For the benefit of a federal jury hearing the case against accused turncoat federal agent, Michael "Mickey" Marcello on Thursday deciphered the gestures and phrases he and his brother used to discuss mafia business while behind bars.

Marcello told jurors the information he discussed with his brother, Outfit street crew leader Jimmy Marcello, in a Michigan prison came from "the baby sitter," the guy whose father died behind bars and who dialed phone numbers for a wanted hit man-turned-witness in protective custody. But Mickey Marcello, reluctantly testifying Thursday in his prison-issue orange togs and laceless shoes, said he never knew the source's real name or how he got access to the secrets.

Prosecutors fingered deputy U.S. marshal John T. Ambrose as the man who leaked word to the mafia about Nick Calabrese, the protected witness Ambrose guarded.

The FBI got smart to the leaks in 2003 when they caught the Marcellos on tape talking about Calabrese's covert cooperation with federal investigators. But the brothers talked in code and used a slew of gestures to disguise their conversations about criminal Outfit business. And they almost never named names.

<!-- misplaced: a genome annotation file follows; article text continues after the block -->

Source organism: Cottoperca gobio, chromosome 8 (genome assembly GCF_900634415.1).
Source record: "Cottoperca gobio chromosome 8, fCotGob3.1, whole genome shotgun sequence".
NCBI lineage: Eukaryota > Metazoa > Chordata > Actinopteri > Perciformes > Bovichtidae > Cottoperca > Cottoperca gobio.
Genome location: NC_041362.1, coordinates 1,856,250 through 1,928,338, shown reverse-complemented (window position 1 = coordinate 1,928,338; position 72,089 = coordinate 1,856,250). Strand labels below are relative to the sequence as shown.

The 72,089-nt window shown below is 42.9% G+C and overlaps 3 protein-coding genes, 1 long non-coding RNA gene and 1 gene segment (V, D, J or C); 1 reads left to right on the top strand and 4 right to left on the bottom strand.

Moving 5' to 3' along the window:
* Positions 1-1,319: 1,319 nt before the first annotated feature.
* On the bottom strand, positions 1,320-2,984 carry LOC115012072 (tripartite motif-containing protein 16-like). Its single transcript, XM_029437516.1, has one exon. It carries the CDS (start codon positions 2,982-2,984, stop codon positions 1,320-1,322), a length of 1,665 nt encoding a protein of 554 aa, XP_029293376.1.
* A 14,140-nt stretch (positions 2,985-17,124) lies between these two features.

One tape in particular was played twice for jurors Thursday before U.S. District Judge John Grady then decided to strike it from the record. On it, Jimmy asked where the news of Calabrese's cooperation came from.

"The guy who is giving it to you?" James asked.

"The guy who is his babysitter," Michael responded.

"Oh yeah?"

"Baby sitter guy. Same guy."

"Same guy that was at the other place with him?"

"(Nods affirmatively) Same guy that took him the first time."

Baby sitter guy, Marcello said, is a law enforcement source whose father was part of the "Marquette 10" police corruption case and since has died, which describes Ambrose's father.

Marcello, 58, pleaded guilty in 2007 to racketeering charges in the Family Secrets mafia case and is now serving his sentence. Thursday the judge had to constantly remind Marcello to sit up and speak into the microphone.

Marcello's answers came in short bursts, rarely in full sentences, as if he never got over a lifetime of communicating in code to foil eavesdropping investigators and evade wiretaps. Granted immunity by Judge Grady, Marcello didn't balk at any of the questions, but punctuated his answers with lots of "whatever you call it, I don't know."

Mickey Marcello's source was John Matassa, who Marcello said was still separated by several sources from the leaker.

"But you didn't know the information was coming from the marshal's office, right?" defense attorney Frank C. Lipuma asked.

"Right," Marcello said.

"There's no indication you know where Matassa got the information from, right?"


Thanks to Lauren Fitzpatrick